It’s the Tyrell Corporation Comedy Hour!

On Friday, 20th October, I was the guest storyteller at Brisbane improv troupe Big Fork Theatre’s “Cool Story Bro“.

At “Cool Story Bro,” the guest storyteller shares tales from their past, based on audience prompts, which then become fuel for improv sketches by the troupe. It’s an interesting format with roots in the work of the Upright Citizens Brigade, which has been home to the likes of Amy Poehler, Donald Glover, and Aziz Ansari.

You can watch Tina Fey doing this kind of storytelling here:

I’m no Tina Fey, but I did my best. My stories came from the audience call-outs “cats”, “whales” (or “Wales”), and “first kiss”. As always with these things, it was entirely terrifying & nerve-wracking right up until the moment you stepped on stage and just had to do it.

I’ve been getting all excited about memories lately – how they blur the bounds between fact and fiction, how they might be shared or transplanted between us. And I like challenging myself to get out of my comfort zone.

I found stories from my life and told them messily and honestly, with plenty of detail for the improv troupe to riff off. In turn, they made skits about talking meteorites, a school for nervous possums, and TV cookery shows. It was fun to see your experiences reworked into something that preserved only the vibe; details warped and reworked into new contexts, themes you hadn’t spotted in your own tale coming to the fore.

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Postcards from the Future: Behind the Scenes at Wondrous Strange #notenoughscifi

Imagine letting your community dream wildly of the world to come.

Imagine collaborating on a future history spanning millennia.

Imagine turning public space into something that was wondrous and strange.

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As part of our time-travel themed festival of weirdness, storytelling, art and science at Ann Arbor District Library, we asked visitors to write postcards from the future.

We collected over 80 tales stretching from 2018 to the year 5000.

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Mess and Macrohistory: Design Thinking and Beyond feat. @tegalex / Part 3

We’ve been talking about how to address the messy reality of library services over the last few weeks: not just the artists’ impression, the managerial vision, or the designer’s response to a brief.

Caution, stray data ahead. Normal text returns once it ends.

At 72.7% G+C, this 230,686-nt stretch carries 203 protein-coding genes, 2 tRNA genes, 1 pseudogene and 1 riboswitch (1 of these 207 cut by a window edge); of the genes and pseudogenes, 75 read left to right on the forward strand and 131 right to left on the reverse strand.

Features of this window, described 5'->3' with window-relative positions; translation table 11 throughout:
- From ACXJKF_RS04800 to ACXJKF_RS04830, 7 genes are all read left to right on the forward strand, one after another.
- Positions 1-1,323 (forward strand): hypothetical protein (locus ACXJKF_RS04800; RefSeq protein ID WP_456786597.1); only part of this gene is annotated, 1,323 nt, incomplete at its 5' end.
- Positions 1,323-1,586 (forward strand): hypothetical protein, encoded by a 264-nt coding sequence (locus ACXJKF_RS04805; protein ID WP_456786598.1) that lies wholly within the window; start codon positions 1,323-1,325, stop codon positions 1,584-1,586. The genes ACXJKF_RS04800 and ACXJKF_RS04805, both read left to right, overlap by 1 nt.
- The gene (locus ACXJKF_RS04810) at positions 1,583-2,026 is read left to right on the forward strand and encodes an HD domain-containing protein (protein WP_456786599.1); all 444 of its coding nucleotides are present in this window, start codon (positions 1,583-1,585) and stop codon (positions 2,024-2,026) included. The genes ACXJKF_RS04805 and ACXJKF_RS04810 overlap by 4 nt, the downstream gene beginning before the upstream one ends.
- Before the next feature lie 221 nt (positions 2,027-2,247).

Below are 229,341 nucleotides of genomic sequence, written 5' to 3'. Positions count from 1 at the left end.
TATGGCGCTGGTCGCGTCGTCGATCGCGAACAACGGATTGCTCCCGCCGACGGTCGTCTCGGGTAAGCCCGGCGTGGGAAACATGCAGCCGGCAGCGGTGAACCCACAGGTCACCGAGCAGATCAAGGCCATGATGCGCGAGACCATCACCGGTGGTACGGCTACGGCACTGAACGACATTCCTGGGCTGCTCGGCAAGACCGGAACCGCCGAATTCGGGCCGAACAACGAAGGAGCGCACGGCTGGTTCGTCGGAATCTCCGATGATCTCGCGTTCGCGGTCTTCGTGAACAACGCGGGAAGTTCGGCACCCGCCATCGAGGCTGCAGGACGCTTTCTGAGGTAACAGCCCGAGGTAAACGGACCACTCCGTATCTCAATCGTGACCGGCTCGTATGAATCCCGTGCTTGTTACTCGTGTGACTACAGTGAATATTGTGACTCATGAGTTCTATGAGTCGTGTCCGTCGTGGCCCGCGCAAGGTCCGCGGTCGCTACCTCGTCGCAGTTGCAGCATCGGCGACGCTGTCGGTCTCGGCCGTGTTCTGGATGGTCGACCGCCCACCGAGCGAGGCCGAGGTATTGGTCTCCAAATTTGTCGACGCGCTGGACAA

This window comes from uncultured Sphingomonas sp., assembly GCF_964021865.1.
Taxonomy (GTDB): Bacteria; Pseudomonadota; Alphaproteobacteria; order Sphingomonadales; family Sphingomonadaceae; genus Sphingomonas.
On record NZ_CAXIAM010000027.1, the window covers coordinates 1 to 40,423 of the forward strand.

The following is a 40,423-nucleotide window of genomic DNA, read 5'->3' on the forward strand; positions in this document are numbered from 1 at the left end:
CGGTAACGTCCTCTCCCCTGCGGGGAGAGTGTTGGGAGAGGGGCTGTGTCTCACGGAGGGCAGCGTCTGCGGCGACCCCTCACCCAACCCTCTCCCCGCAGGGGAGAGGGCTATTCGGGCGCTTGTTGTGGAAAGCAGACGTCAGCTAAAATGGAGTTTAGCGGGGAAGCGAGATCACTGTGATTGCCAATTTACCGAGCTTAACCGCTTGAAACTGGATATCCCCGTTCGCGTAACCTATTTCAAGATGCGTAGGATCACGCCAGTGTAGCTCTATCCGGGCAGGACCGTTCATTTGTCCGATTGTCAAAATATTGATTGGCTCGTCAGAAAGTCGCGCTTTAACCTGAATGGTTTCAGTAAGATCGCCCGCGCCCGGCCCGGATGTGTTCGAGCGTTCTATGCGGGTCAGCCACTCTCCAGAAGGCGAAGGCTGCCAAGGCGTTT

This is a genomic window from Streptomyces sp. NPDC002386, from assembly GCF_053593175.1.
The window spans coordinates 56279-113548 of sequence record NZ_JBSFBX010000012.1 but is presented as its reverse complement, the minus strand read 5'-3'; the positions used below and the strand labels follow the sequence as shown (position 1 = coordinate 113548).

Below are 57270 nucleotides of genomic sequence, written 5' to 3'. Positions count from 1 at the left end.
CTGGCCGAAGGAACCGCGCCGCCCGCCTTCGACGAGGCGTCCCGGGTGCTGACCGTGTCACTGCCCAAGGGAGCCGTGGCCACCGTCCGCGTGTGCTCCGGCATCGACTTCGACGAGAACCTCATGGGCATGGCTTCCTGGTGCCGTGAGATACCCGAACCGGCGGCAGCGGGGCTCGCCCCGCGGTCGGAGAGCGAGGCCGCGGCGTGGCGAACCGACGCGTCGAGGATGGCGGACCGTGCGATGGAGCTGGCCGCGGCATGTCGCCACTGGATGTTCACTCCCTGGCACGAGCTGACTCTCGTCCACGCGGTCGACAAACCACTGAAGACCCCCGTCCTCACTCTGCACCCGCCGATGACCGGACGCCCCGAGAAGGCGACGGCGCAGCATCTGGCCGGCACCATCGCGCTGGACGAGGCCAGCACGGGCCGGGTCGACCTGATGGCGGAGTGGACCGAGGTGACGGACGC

With Dr. Kate Davis, my colleague at the University of Southern Queensland (USQ), we looked at using information experience to address community needs; before that, Auckland’s Jerome Rivera gave a wry take on the demands of frontline library service under the tagline “Code Brown“.

It goes beyond cleaning up after users in a public library setting, though. Code Brown  – understood more broadly as an attempt to address overlooked aspects of library information work – takes many forms and exists in many spaces.

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Memory Squad!

What does it mean to have a creative relationship with the past?

How do 21st century institutions manage our cultural heritage?

I asked Jacinta Sutton, Gavin Bannerman, and Laura Daenke of the State Library of Queensland.

Call them the Memory Squad.

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Read about their work over at Library as Incubator today.

Local History, Local Music

Got to love a conference which takes place in a pub: I’m speaking at next week’s Australian gathering of the International Association of Music Librarians, and the venue is Brisbane’s Ship Inn, a “rowdy sailors’ drinking den now transformed into a civilised gastropub”.

My paper’s called “Wondrous Strange, Marvellous Electrical” and it’s scheduled for the afternoon of Friday, 30 September. I’ll use a playlist to explore musicality, play, makers, archives, uncomfortable histories, and information science in the digital age.

It’s not too late to sign up for the conference via their Eventbrite page.

Attendees will get to hear a bit of Powerwolf during my presentation, but sadly Mina’s ‘Se Telefonando’ didn’t make the cut.

It’s lovely, though, so have a listen below: